The Somerset Catchment Partnership is in the South West River District and includes five operational catchments within its area and the transitional and coastal waterbodies:

  • Brue and Axe
  • Parrett
  • Tone
  • West Somerset Streams
  • Severn Estuary & Bristol Channel

The Somerset Catchment Partnership will gradually develop Catchment Strategies to support local collaborative works that are necessary to improve our water environment. Due to capacity issues from the Partnership and partners, we will be focussing our effort on specific catchments.

Brue and Axe

The River Brue rises in the catchment’s Eastern clay uplands, before flowing through the Somerset Levels and Moors and entering the sea at Highbridge.

The River Axe rises from limestone springs on the Mendips, flowing through the Somerset Levels and Moors to the sea. The Brue and Axe rivers are interconnected by rhynes controlled by sluices, forming a complex artificial drainage system. Land use is predominately agricultural, the Mendi Hills providing water for public supply.

The rivers are interconnected in several places by rhynes controlled by sluices, forming a very complex artificial drainage system

Brue Catchment

The Brue Catchment is one of the current focus catchments for different partners in Somerset. The Somerset Catchment Partnership and key partners is developing the Brue Catchment Strategy to address several identified issues in 2019. For more information regarding the Strategy, follow this link.

Axe Catchment

Works currently undertaken by partners in the Axe will help to inform the development of a Catchment Strategy in the future.



The source of the River Parrett is near Cheddington to the South of Crewkerne. It flows through the Somerset Levels and Moors to the Bristol Channel at Bridgwater Bay. The catchment area covers 1260 square kilometres. Land use is predominantly rural, with urban areas including Bridgwater and Yeovil. The catchment contains a number of designated sites of national and international importance; a significant part of the low-lying Somerset Moors are designated Special Projection Areas and a Ramsar site, which depend upon flooding.



The River Tone is 33 kilometres long from source to its confluence with the Rivers Parrett, covering an area of approximately 410 square kilometres. The River Tone and drains Exmoor, the Brendon, Quantock and Blackdown Hills. Downstream the Tone enters Clatworthy Reservoir and runs South to Taunton; the Tone becomes tidal at Newbridge before joining the Parrett at Burrowbridge. The Bridgwater and Taunton Canal (24.6km) leaves the Tones in Taunton and flows on to Bridgwater to the tidal River Parrett. Predominant land uses in the catchment are permanent pasture, arable and sheep and cattle grazing and woodland.


West Somerset Streams

The West Somerset Streams catchment starts at Foreland point and extends East to Hinkley Point, covering approximately 320 square kilometres. A larger part of the catchment lies within Exmoor National Park and includes rivers and streams that drain to the North coast such as Doniford Stream, Washford River, Pill River, River Avill, River Aller and Homer Water. The catchment is of outstanding importance for nature conservation with a great variety of high quality habitats; from the moorland of Exmoor to the deeply cut wooded combes to the coast. Tourism is the major industry in the area, particularly the beaches at Minehead, Porlock Weir, Blue Anchor, Kilve and Watchet.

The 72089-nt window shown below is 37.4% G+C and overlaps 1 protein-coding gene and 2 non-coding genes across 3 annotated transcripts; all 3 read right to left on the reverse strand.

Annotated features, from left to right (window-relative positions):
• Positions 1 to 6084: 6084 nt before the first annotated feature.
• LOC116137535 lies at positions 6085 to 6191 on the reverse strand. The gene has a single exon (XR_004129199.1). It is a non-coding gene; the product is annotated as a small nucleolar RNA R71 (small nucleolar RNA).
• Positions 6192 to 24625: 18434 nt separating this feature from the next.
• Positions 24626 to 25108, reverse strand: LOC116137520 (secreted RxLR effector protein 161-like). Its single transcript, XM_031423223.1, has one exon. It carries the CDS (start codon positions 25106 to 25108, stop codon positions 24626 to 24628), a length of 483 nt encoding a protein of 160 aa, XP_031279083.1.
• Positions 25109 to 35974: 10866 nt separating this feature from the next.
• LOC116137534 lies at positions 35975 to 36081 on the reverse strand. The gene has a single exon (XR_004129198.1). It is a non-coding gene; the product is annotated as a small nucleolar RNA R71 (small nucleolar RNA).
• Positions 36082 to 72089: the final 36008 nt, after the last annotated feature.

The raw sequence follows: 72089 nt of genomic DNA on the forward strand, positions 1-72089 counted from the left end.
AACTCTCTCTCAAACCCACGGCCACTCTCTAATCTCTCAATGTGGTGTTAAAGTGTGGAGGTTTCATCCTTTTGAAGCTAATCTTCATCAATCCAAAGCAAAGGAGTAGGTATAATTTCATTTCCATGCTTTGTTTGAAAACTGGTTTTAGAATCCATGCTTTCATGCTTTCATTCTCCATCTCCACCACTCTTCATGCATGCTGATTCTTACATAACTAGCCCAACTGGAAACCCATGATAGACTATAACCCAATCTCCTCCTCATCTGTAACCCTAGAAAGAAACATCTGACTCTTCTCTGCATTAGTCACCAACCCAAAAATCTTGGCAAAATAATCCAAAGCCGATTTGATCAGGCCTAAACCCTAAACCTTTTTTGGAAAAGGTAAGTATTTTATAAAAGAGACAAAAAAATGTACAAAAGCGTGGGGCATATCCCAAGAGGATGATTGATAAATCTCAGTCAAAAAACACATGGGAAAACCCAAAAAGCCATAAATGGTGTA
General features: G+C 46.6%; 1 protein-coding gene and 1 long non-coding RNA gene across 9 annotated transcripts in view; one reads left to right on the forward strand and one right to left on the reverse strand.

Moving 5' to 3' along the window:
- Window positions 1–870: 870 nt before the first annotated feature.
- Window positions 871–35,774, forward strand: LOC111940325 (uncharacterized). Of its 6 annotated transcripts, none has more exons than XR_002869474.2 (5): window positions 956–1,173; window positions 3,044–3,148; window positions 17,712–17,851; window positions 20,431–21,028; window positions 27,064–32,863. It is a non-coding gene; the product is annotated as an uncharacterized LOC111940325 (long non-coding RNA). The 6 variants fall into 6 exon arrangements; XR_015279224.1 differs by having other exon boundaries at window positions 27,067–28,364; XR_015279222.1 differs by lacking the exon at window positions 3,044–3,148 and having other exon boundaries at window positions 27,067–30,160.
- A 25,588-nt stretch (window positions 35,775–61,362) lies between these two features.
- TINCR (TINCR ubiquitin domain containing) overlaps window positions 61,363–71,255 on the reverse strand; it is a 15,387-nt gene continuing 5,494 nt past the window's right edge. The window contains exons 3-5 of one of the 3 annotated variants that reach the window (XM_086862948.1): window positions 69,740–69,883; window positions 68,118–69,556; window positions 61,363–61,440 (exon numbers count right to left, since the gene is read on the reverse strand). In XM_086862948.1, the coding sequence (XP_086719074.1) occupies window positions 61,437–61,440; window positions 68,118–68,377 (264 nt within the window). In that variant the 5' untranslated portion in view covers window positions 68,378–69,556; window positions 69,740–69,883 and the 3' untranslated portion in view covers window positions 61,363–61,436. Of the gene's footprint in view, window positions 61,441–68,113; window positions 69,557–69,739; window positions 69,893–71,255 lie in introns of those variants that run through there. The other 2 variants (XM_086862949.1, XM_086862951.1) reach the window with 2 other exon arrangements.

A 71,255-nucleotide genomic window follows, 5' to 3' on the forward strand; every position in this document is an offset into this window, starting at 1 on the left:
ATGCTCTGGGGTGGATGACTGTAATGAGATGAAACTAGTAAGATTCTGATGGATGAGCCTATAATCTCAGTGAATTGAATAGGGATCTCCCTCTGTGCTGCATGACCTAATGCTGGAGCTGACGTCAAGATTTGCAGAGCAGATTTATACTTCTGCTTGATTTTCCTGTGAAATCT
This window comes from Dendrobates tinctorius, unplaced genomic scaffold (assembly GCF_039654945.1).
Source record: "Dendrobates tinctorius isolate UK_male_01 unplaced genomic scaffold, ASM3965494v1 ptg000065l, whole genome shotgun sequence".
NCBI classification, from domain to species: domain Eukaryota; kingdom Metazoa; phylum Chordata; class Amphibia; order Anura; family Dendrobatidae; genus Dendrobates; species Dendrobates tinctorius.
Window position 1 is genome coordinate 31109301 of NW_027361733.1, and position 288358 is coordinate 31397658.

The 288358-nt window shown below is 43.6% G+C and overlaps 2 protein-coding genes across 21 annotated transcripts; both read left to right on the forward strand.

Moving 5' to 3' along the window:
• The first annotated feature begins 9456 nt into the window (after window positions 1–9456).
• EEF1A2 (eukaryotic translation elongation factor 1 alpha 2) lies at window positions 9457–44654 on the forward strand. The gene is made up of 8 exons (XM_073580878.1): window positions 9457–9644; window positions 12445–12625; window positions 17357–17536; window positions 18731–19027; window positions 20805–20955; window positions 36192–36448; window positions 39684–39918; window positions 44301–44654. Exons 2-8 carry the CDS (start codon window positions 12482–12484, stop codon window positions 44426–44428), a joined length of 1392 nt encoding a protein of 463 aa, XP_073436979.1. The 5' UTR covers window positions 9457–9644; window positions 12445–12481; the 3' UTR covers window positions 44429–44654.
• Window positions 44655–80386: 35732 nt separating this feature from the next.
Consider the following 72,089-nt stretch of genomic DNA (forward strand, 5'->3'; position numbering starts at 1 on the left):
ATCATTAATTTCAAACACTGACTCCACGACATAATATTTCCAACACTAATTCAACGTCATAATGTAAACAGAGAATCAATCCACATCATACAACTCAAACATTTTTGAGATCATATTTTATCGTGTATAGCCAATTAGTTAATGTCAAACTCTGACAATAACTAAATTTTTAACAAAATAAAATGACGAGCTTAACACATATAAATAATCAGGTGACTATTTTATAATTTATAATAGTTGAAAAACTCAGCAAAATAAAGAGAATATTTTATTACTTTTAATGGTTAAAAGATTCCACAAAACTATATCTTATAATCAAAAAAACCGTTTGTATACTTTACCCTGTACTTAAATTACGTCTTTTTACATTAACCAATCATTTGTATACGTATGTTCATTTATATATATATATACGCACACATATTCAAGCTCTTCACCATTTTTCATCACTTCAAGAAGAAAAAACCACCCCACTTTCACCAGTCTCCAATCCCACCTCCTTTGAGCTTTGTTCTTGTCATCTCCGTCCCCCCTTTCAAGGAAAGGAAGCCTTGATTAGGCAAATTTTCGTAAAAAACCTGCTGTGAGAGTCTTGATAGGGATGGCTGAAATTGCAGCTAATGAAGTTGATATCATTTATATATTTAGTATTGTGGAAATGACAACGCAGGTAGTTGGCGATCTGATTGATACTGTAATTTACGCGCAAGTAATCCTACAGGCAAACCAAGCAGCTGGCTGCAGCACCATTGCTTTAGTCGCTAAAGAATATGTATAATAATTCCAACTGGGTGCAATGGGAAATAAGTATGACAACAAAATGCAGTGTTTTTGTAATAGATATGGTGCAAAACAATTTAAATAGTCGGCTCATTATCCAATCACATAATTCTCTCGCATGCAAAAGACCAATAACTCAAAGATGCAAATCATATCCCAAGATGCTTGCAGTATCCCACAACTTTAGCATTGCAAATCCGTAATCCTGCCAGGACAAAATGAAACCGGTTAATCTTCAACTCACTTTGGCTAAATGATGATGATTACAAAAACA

Severn Estuary & Bristol Channel- Transitional and Coastal Waterbodies

Transitional and coastal water bodies includes the Severn Estuary and Bristol Channel and their tidal-influenced area. The Bristol Channel is a major in the island of Great Britain, separating South Wales, Devon and Somerset. The Bristol Channel is an important area for wildlife, in particular waders and has protected areas such as national nature reserves such as Bridgwater Bay at the mouth of the River Parrett. The Severn Estuary boundaries stretches to a line from Lavernock Point (South of Cardiff) to Sand Point near Weston-Super-Mare. The estuary has one of the highest tidal ranges in the world- about 50 feet (15 m). The tidal range results in the estuary having one of the most extensive intertidal wildlife habitats in the UK, comprising mudflats, sand flats, rocky platforms and islands. This form a basis for plant and animal communities typical of extreme physical conditions of liquid mud and tide-swept sand and rock. The estuaries is recognised as a wetland area of international importance and is designated as a Ramsar site. It is recognised as a Special Protection Area under the EC Directive on the conservation of wild birds and as a Special Area of Conservation un the EU Habitats Directive,

The resort towns of Weston-Super-Mare, Burham-on-Sea, Watchet, Minehead are located on the Bristol Channel. Most of these towns have designated bathing waters which attract thousands of people to visit Somerset’s coast.

The Severn Estuary Partnership was set up in 1995 as an independent initiative to focus the activities of local government, statutory authorities and interested parties such as farmers and fisherman. The Estuary Partnership produced a 2017 – 2027 Severn Estuary Strategy “to champion an integrated approach to the sustainable use and enjoyment of the Severn Estuary”. For more information on this strategy, please follow this link.


Click here to go back to the Somerset Catchment Partnership homepage to learn more about an aspect of the partnership, or go directly to the 'Partners' page